Twenty years ago, few people would have predicted that Samsung could transform itself from a low-cost original equipment manufacturer to a world leader in R&D, marketing, and design, with a brand more valuable than Pepsi, Nike, or American Express. Fewer still would have predicted the success of the path it has taken. For two decades now, Samsung has been grafting Western business practices onto its essentially Japanese system, combining its traditional low-cost manufacturing prowess with an ability to bring high-quality, high-margin branded products swiftly to market. Like Samsung, today's emerging giants—Haier in China, Infosys in India, and Koç in Turkey, for instance—face a paradox: their continued success requires turning away from what made them successful. The tightly integrated business systems that have worked in their home markets are unlikely to secure their future in global markets. Samsung has steadily navigated this paradox to transcend its initial success in its home markets and move onto the world stage. It is a story that holds many important lessons for the current generation of emerging giants seeking to do the same.

Book: http://hbr.org/2011/07/the-globe-the-paradox-of-samsungs-rise/ar/1

 

Working Papers

Big BRICs, Weak Foundations: The Beginning of Public Elementary Education in Brazil, Russia, India, and China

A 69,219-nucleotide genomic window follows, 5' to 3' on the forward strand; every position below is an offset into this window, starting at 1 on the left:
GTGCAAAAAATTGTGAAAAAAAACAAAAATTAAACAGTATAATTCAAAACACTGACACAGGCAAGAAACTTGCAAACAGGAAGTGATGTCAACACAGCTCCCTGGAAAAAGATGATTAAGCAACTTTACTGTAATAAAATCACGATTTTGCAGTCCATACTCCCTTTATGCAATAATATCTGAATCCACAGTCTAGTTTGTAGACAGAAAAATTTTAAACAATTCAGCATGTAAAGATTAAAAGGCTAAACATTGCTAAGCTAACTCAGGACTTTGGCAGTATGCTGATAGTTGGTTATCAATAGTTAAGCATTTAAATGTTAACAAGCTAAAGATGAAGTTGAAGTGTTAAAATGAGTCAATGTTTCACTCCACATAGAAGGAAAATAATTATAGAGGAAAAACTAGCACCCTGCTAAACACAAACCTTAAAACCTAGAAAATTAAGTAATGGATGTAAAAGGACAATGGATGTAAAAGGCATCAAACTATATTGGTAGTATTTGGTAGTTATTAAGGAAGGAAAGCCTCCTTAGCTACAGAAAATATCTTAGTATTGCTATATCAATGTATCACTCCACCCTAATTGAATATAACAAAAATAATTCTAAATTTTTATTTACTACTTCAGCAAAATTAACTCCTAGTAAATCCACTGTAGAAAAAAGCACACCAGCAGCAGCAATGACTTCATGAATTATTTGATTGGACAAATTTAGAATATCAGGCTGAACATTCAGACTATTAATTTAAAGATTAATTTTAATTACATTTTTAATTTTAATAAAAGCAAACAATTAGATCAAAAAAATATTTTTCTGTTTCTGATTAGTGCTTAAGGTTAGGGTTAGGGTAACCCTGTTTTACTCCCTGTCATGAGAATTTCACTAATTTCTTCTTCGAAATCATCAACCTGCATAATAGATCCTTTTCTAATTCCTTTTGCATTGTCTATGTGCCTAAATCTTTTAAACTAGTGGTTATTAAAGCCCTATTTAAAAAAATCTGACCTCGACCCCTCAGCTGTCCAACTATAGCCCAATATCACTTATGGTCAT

Abstract

Our paper provides a comparative perspective on the development of public primary education in four of the largest developing economies circa 1910: Brazil, Russia, India, and China (BRIC). These four countries encompassed more than 50% of the world's population in 1910, but remarkably few of their citizens attended any school by the early twentieth century. We present new, comparable data on school inputs and outputs for BRIC drawn from contemporary surveys and government documents. Recent studies emphasize the importance of political decentralization and relatively broad political voice for the early spread of public primary education in developed economies. We identify the former and the lack of the latter to be important in the context of BRIC, but we also outline how other factors such as factor endowments, colonialism, serfdom, and, especially, the characteristics of the political and economic elite help explain the low achievement levels of these four countries and the incredible amount of heterogeneity within each of them.

Download the paper: http://www.hbs.edu/research/pdf/11-083.pdf

Managing Political Risk in Global Business: Beiersdorf 1914-1990

Abstract